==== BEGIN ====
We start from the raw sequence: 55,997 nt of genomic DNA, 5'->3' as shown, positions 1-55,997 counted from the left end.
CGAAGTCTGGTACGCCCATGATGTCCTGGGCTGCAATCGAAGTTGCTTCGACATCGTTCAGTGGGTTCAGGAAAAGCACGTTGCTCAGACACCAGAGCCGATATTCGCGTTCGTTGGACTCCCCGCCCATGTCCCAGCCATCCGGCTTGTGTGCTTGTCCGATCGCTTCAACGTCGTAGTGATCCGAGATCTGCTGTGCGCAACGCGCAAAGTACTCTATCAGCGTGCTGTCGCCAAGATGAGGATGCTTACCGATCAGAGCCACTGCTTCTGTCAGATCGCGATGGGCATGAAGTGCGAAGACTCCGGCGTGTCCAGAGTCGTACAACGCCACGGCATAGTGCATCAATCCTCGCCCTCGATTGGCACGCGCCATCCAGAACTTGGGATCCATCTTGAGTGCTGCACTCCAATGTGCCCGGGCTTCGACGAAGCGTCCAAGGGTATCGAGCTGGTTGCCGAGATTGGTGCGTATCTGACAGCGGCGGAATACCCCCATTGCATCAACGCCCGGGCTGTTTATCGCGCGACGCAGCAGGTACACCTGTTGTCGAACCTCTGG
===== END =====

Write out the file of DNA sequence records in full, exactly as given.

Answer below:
We start from the raw sequence: 55,997 nt of genomic DNA, 5'->3' as shown, positions 1-55,997 counted from the left end.
CGAAGTCTGGTACGCCCATGATGTCCTGGGCTGCAATCGAAGTTGCTTCGACATCGTTCAGTGGGTTCAGGAAAAGCACGTTGCTCAGACACCAGAGCCGATATTCGCGTTCGTTGGACTCCCCGCCCATGTCCCAGCCATCCGGCTTGTGTGCTTGTCCGATCGCTTCAACGTCGTAGTGATCCGAGATCTGCTGTGCGCAACGCGCAAAGTACTCTATCAGCGTGCTGTCGCCAAGATGAGGATGCTTACCGATCAGAGCCACTGCTTCTGTCAGATCGCGATGGGCATGAAGTGCGAAGACTCCGGCGTGTCCAGAGTCGTACAACGCCACGGCATAGTGCATCAATCCTCGCCCTCGATTGGCACGCGCCATCCAGAACTTGGGATCCATCTTGAGTGCTGCACTCCAATGTGCCCGGGCTTCGACGAAGCGTCCAAGGGTATCGAGCTGGTTGCCGAGATTGGTGCGTATCTGACAGCGGCGGAATACCCCCATTGCATCAACGCCCGGGCTGTTTATCGCGCGACGCAGCAGGTACACCTGTTGTCGAACCTCTGG